Sunday, March 11, 2012

The Reluctantly Posted Dragon

Guest writer Matt here again.   This cake actually predated the Arctic Circle -- that one was just easier to write up.

We offered to bring cake to a friend's birthday party, which was also a Superbowl party, and which we (independently) decided ought to have something to do with the Chinese New Year. Sharon came up with the great concept of a cake representing a Chinese dragon carrying a football. I made the, er, bold decision to have another go at building with sugar cookies. The cake looked terrific right after we assembled it. By the time we photographed it and drove it to our friends' house (about an hour), the moisture in the cake and icing had softened the cookies and many of them had broken. The assemblage as delivered still looked dragonny, folks seemed impressed, and it tasted fine, so we can consider it a qualified success.


We used the Rombauer Jam Cake again, this time with orange marmalade. I think the RJC recipe needs to be tweaked a bit for use with marmalade -- maybe reduce the amount of jam to cut the sweetness, and add something (lime juice? cream of tartar?) to increase tartness. Cardamom might be a good flavor to include with the orange and nutmeg.


We used royal icing (powdered sugar and egg whites), for a crumb coat. It is very effective in this application, if applied thinly (it is intensely sweet).

We scaled up the whipped cream icing from the Totoro cake, omitting the matcha and carob and starting with 3 cups of cream so we'd be sure to have plenty to represent billowy white clouds. The very lightly sweetened icing paired well with the rather sweet cake. It did not, however, look very billowy, since we spread the icing with a spatula rather than piping it on, and perhaps also because of the consistency imparted by the gelatin. I sprinkled streaks of cinnamon sugar onto the icing in an effort to imitate the background of a Chinese painting.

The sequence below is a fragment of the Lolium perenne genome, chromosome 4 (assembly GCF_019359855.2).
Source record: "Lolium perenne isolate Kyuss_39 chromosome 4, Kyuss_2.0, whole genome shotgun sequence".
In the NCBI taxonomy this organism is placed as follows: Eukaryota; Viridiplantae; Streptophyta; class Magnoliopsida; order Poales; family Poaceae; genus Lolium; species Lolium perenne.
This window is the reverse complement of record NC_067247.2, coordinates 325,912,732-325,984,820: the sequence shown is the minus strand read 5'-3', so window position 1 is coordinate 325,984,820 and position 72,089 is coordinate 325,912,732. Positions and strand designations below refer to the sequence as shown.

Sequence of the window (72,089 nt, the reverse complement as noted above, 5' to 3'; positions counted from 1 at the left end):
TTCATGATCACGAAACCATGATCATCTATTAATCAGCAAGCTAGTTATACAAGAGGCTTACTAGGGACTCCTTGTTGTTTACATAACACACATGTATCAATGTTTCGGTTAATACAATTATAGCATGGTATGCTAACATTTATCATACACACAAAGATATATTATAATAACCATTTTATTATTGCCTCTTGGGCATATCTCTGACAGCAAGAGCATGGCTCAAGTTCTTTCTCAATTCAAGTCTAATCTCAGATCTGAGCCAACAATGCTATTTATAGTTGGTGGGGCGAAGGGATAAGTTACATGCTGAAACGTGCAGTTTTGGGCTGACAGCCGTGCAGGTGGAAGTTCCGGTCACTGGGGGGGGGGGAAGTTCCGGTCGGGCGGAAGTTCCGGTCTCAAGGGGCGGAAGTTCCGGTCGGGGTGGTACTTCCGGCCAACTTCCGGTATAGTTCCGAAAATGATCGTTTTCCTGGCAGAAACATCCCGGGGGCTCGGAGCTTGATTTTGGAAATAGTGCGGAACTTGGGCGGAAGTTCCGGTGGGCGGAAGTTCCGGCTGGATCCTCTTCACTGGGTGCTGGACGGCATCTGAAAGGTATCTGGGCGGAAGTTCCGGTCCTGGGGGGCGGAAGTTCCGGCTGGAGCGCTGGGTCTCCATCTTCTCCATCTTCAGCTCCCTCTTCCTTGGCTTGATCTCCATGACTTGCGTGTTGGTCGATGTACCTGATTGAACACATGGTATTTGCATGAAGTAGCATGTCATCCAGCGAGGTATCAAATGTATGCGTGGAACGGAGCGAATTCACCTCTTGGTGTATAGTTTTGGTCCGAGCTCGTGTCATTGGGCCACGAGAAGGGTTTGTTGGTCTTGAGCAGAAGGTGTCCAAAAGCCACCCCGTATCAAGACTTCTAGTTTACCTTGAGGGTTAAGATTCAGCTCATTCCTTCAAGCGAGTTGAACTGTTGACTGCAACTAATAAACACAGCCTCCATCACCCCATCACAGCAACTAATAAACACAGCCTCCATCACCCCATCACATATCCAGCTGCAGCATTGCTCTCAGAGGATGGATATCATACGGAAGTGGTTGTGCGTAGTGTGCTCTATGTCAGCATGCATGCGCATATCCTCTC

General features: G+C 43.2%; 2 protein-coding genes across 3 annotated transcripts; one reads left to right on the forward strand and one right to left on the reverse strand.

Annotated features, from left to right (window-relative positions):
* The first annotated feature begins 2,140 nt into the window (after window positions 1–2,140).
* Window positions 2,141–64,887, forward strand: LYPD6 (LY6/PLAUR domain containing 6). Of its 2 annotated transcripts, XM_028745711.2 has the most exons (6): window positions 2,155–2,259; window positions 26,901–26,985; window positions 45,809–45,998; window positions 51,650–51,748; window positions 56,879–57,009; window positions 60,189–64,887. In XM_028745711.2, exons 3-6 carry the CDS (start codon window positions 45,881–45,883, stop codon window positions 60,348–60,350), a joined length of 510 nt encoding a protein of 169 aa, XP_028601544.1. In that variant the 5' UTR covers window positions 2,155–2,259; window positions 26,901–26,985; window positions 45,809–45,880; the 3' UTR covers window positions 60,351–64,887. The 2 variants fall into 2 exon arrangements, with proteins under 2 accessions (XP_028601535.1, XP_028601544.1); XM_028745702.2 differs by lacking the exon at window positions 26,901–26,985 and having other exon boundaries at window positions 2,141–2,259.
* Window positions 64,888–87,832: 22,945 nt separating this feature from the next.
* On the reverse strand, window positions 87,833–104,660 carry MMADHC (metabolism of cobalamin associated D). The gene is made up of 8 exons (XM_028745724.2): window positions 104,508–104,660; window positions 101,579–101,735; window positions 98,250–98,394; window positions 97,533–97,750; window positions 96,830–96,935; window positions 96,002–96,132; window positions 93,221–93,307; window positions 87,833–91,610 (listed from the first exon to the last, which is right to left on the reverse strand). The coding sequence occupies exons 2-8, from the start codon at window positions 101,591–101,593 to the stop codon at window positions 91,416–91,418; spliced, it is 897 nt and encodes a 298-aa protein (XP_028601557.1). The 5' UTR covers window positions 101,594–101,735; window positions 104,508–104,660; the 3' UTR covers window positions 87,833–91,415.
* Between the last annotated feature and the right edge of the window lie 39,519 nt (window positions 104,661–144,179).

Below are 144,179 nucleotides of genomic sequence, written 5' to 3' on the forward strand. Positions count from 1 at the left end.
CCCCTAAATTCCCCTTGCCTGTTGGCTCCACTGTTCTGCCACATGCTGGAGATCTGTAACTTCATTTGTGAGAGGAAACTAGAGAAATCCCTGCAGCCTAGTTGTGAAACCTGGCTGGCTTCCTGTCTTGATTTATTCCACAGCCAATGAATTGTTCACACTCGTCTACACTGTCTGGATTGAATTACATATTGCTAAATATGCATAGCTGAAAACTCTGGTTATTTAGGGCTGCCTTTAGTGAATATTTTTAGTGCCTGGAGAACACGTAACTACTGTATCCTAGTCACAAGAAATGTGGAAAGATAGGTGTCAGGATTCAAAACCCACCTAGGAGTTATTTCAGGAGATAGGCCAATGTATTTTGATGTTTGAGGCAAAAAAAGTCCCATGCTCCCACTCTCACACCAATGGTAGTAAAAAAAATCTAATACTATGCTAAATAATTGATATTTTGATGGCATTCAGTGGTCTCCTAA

It tasted good, anyway.

While whipped cream was a fine addition to the cake, it did have that unfortunate softening effect on the cookies.


To complement the cake, I used a sugar cookie recipe and added spices and orange oil. The purpose of orange oil is to add lots of orange flavor with minimal liquid. Sadly, it does not taste good. If we make these cookies again, we'll flavor them with actual citrus juice and zest.

The original design had two loops of dragon body sticking up through the "clouds" in addition to the head and tail. One of the loops got omitted because I didn't take into account the fact that cookies spread and become larger, while cakes shrink and become smaller. You'd think I'd have learned from previous experience.  Nobody missed the second loop and the cake looked fine.

Another time we would use a more rugged cookie, and maybe glaze them somehow (perhaps with chocolate, assuming it went with the cake).


I bought a fancy chocolate truffle and drew the lacing with royal icing.


Royal icing was used to stick multilayer cookie assemblies together and to attach the dragon's facial features. The eyes were hazelnut halves with dried currants. The whiskers were carved strips of dried papaya.

The assembly sequence was:
  • freeze the cake
  • cut holes in the cake to hold the cookies
  • apply crumb coat
  • apply whipped cream icing, without covering the holes in the cake
  • apply cinnamon sugar
  • insert cookies

We might have gotten prettier results had we inserted the cookies immediately after the crumb coat and carefully piped the whipped cream around them.

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